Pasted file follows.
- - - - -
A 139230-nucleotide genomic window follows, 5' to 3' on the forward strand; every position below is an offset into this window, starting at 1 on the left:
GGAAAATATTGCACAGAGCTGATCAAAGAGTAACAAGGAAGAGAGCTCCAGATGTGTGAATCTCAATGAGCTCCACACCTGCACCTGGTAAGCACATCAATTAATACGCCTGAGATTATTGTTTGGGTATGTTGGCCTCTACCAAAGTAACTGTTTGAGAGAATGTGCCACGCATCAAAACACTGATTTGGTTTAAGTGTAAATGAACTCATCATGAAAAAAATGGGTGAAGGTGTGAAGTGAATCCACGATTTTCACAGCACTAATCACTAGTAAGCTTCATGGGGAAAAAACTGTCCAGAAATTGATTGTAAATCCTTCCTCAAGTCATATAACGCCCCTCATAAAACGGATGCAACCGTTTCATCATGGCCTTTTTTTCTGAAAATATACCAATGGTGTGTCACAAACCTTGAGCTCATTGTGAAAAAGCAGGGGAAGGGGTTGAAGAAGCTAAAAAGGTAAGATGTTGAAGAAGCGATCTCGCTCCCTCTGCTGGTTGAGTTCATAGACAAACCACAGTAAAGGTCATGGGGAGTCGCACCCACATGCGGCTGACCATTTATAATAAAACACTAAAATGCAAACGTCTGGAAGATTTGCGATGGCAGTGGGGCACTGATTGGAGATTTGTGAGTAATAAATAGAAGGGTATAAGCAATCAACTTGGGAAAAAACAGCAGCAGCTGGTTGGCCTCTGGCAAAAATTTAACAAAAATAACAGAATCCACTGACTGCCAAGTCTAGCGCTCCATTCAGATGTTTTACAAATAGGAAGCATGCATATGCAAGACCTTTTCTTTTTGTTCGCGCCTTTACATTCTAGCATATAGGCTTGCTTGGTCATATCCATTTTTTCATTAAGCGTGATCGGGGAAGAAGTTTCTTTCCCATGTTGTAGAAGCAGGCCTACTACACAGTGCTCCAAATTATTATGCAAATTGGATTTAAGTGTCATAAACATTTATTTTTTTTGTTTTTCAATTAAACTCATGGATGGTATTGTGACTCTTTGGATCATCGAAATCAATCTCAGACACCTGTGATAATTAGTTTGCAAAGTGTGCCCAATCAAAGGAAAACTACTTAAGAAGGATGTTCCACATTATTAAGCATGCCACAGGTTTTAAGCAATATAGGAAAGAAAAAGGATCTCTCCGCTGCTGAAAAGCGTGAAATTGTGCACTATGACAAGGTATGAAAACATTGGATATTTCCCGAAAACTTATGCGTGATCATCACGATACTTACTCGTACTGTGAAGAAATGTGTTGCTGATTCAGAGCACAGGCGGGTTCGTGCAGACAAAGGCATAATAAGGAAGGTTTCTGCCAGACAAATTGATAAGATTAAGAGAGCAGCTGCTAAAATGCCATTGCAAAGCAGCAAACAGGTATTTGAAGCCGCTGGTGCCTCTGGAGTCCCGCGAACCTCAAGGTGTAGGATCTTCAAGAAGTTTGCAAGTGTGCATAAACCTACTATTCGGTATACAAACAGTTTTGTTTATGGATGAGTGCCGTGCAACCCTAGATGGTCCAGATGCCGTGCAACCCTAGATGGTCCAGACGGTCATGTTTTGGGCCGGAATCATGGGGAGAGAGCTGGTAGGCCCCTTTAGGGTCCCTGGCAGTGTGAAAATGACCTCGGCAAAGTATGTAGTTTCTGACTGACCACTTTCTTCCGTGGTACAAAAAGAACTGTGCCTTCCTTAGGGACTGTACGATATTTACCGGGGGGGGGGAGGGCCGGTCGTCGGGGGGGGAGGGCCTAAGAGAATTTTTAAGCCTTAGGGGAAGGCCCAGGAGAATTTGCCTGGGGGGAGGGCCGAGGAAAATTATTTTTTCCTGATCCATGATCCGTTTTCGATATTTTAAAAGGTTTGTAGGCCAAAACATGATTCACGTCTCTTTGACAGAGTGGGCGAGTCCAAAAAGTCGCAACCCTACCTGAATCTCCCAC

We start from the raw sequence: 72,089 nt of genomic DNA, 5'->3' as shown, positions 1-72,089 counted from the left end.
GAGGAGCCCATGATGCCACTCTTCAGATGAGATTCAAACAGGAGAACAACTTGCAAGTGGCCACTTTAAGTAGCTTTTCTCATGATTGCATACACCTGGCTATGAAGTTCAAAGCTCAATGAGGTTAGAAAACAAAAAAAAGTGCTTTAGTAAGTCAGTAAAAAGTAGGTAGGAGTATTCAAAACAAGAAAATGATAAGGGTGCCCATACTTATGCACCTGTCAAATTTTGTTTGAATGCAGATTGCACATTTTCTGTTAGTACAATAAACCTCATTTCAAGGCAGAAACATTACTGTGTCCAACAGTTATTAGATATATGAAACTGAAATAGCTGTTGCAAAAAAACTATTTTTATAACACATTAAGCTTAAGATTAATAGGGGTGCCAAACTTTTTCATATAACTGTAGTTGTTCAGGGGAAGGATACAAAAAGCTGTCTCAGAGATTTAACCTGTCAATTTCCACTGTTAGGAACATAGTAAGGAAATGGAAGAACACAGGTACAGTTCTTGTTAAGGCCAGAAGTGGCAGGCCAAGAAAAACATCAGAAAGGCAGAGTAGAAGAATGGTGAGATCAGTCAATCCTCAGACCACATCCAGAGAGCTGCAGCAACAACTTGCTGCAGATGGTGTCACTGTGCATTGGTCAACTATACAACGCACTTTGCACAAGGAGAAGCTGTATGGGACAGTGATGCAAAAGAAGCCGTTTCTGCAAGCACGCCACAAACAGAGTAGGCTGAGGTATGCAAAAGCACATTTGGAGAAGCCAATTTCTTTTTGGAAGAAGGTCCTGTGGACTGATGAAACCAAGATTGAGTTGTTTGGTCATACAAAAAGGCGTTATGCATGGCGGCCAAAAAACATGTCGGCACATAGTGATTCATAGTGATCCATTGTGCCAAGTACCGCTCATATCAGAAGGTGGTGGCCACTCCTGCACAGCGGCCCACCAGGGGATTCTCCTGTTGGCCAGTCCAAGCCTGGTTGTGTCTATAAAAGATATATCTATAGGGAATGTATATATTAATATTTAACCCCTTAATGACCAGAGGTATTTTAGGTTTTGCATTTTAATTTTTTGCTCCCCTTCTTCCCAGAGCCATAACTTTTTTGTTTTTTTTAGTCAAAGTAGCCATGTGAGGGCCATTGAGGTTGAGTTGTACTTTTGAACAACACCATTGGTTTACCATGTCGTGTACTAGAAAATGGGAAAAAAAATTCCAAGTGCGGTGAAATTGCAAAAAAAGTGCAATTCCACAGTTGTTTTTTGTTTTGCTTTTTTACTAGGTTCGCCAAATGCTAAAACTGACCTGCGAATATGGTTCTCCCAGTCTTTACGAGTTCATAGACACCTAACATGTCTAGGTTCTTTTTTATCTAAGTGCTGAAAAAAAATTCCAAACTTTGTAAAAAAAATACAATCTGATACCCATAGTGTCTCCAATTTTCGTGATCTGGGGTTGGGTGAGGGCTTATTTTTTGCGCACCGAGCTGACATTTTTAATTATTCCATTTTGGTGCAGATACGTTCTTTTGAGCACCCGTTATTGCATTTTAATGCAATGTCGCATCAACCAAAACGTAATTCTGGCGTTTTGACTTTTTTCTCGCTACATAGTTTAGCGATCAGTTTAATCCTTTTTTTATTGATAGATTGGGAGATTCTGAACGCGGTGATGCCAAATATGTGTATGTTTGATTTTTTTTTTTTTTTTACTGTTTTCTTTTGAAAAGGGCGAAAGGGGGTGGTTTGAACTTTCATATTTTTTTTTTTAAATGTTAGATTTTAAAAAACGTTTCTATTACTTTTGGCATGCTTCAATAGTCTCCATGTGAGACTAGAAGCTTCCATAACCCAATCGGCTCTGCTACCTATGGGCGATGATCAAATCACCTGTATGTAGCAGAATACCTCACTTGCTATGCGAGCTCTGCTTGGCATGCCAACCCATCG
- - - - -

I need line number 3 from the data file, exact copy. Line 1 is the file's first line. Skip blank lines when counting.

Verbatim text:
We start from the raw sequence: 72,089 nt of genomic DNA, 5'->3' as shown, positions 1-72,089 counted from the left end.